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Remarks (public):For a complete description including images see 
Remarks (internal):The minutely echinulated outer surface of the spore distinguishes the loose smut pathogen from the covered smut pathogen, U. hordei (Pers.) Lagerh., which has smooth spores. The production of oat cvs. resistant to the pathogen was pioneered by Reed (20: 525; 21: 251, 367; 27: 180) and this work still continues in cereal breeding programmes. Cultural methods of control include early sowing of susceptible oat cvs. in spring as germination of infected seed at 7°C reduces disease incidence (max. at 0-2,5ºC) (37: 717). Seed treatments with volatile fungicides such as Ceresan L & M, Chipcote, Panogen and Ortho LM have given good control in U.S.A. with minimum damage to seedlings (48, 1659) and Vitavax has been reported to give complete protection in France (47, 1480; 48, 2872a, 2873). Hot water treatment is not considered commercially justified unless infection is >2% (46, 1176c; 47, 3406).
Description type:Non-original description 
Description:Ustilago avenae (Pers.) Rostr., Overs. K. danske Vidensk. Sesik. Forh. 1890, p. 13, 1890.
= Uredo segetum (Pers.) Ditmar subsp. avenae Pers., 1801.
= Reticularia segetum Bull., 1791, pro parte.
= Uredo segeTum e decipiens Wallr., 1815, fide Liro, 1924, pro parte.
= Ustilago decipiens (Wallr.) Liro, 1924.
= Uredo carbo DC., 1815, pro parte.
= Ustilago carbo (DC.) Tul., 1847, pro parte.
= Uredo auenae Corda, 1846.
= Ustilago segetum (Pers.) Ditmar, 1817
(as Ustilago segetum Link).
=Erysibe vera holci-avenacei Wallr., 1833, fide Ciferri.
= Ustilago holci-avenacei (Wallr.) Cifferi, 1938.
= Ustilago perennans Rostr., 1890, fide Fischer, 1943.
= Ustilago nigra Tapke, 1932, fide Fischer, 1943.
For further synonyms see Fischer, 1953; Zundel, 1953.
Sori in spikelets often completely destroying the ovaries, eventually becoming dissipated leaving the bare rachis; occasionallyon the leaves; spore mass powdery, dark greenish-brown. Spores spherical to subspherical, pale greenish-brown paler to oneside, minutely echinulate, 5-8 µm diam.Sporidial cultures may be obtained on potato-dextrose or potato-dextrose victor grain extract agar (Horton, 1932; Narain,1964).
Hosts: On species of Arrhenatherum, Avena, Hordeum. Also on Trisetum flavescens on inoculation (44, 3328).
Disease: Loose smut of oats, tall oat grass and barley. Characterized by abortion of the panicles which remain stunted, erect, compact, with the transformation of the ovary and glumes into a dark greenish-brown powdery spore mass. Seedlings may show necrotic lesions developing on the coleoptile and first leaf and may die at an early stage (15: 346). Lesions may also develop on the blade of the flag leaf producing spore masses (15: 358). Symptoms vary according to the pathogenic race and host cv. Sterile white spikelets known as 'blast' have been experimentally produced in glasshouse inoculations under low light intensity (45, 1362). Abnormally dwarfed oats have been induced by inoculation with the F1 generation of a smut hybrid U. avenae x U. hordei (45, 428).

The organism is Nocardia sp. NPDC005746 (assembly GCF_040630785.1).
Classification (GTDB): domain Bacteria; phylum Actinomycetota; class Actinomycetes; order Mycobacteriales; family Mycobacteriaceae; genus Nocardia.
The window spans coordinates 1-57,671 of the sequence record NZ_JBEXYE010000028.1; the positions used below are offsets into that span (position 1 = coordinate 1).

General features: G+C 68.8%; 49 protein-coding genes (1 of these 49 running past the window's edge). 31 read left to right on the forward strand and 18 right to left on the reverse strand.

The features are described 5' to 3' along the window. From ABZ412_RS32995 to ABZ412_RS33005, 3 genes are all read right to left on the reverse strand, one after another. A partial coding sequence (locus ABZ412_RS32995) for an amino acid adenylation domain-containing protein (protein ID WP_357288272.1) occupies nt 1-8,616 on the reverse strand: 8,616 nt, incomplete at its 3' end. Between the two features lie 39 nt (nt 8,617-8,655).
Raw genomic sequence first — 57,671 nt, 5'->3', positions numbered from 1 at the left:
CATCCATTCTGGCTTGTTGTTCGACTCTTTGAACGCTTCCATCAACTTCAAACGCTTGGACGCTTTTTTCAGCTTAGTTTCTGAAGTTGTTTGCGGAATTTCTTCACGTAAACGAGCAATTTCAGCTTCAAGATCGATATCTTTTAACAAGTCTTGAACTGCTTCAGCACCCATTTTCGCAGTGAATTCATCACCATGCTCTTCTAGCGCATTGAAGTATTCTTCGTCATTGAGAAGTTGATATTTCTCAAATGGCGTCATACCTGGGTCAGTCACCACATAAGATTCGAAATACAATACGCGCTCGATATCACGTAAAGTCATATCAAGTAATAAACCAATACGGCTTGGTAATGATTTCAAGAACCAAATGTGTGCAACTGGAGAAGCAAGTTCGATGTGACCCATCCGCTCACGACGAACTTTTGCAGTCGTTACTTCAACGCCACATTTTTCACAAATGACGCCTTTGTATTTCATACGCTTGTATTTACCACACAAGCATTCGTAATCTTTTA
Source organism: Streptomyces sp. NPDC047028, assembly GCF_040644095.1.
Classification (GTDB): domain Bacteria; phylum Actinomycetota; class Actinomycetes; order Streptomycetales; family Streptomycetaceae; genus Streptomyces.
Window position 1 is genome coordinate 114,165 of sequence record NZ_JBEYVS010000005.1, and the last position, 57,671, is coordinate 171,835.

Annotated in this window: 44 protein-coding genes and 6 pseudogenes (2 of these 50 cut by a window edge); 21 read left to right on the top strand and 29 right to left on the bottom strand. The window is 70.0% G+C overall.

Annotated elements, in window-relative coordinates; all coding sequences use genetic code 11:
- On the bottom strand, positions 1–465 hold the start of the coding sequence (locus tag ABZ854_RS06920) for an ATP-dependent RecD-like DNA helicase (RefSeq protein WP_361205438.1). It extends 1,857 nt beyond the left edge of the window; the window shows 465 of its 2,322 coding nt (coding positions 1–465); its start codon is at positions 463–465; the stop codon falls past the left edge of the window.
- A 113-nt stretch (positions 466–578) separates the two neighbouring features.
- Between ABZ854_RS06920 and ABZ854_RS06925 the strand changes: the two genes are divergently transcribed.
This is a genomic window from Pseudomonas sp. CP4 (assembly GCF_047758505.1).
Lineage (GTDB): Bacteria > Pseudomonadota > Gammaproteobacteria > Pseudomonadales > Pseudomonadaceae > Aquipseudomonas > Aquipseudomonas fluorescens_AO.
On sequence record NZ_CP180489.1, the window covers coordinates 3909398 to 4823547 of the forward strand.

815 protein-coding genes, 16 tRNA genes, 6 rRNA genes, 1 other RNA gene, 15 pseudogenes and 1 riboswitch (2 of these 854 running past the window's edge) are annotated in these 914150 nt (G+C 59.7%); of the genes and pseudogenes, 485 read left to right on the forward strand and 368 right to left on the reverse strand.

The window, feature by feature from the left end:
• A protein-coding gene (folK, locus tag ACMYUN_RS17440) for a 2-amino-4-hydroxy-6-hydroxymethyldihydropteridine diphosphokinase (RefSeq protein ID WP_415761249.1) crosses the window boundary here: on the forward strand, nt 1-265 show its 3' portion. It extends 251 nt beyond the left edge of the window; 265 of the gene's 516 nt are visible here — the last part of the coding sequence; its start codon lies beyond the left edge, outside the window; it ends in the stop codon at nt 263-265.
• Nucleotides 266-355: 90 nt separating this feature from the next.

Geographical distribution: World wide (CMI Map 238, ed. 2, 1967).
Physiological specialization: A large number of races have been reported showing great diversity in pathogenicity. Reed (19: 466) listed 29 races on 17 oat differentials in U.S.A. and Welsh et al. (34: 592) found over 20 races in Canada. Races with a wide host range have been found to contain more free amino acids and reducing sugars than those with a narrow one (43, 2594) and some races exhibit genetic heterogeneity leading to break down in resistance of their hosts (47 502). Inter-racial hybrids are more virulent than races derived from their selfed parents (44, 1066) and pathogenicity may be dominant or recessive depending on the heterozygosity of the parent stock (43, 3918; 44, 397j). The genetic controls of host-parasite interaction have been reviewed by Holton (1959).
Transmission: By wind-borne spores from smutted panicles which emerge shortly before healthy panicles begin to flower. Spores lodge within and on open flower parts which serve as infection courts. Max. dispersal occurs when there is an increase in wind accompanying rain (47, 143). Seedborne spores lodged between the caryopsis and the glumes (37: 717; 17: 309; 15: 790) and resting mycelium produced from spores which germinate at anthmis in the outer part of the seed enable the pathogen to over-winter and develop in seedlings in the following spring (12: 431; 19: 83).
Literature: Ainsworth & Sampson, The British smut fungi, 1950; Fischer, Manual of rhe North American smut fungi: 242-243, 1953; Fischer & Holton, Biology and control of the smut fungi, 1957; Holton, Tech. Bull. Minn. agric. Exp. Stn 87, 34 pp., 1932; Holton, Plant pathology problems and progress (Holton et al., eds, chapt. 5, pp. 145- 156, 1959; Mills, Trans. Br. mycol. Soc. 49: 651-663, 1966; Mordvinkina, Trudy prikl. Bot., Genct. Selek. 39: 233-242, 1969; Walker, Plant pathology, ed. 3; 433-438, 1970; Zundel, Ustilaginales of the World: 141-142, 1953 (biology, genetics, techniques and nomenclature); Noble & Richardson, An annotated list of seed-borne diseases, ed. 2 (Phytopath. Pap. 8), 1968 (seed treatment); Narain, Indian Phytopath. 17: 157-161, 1964 (culture).
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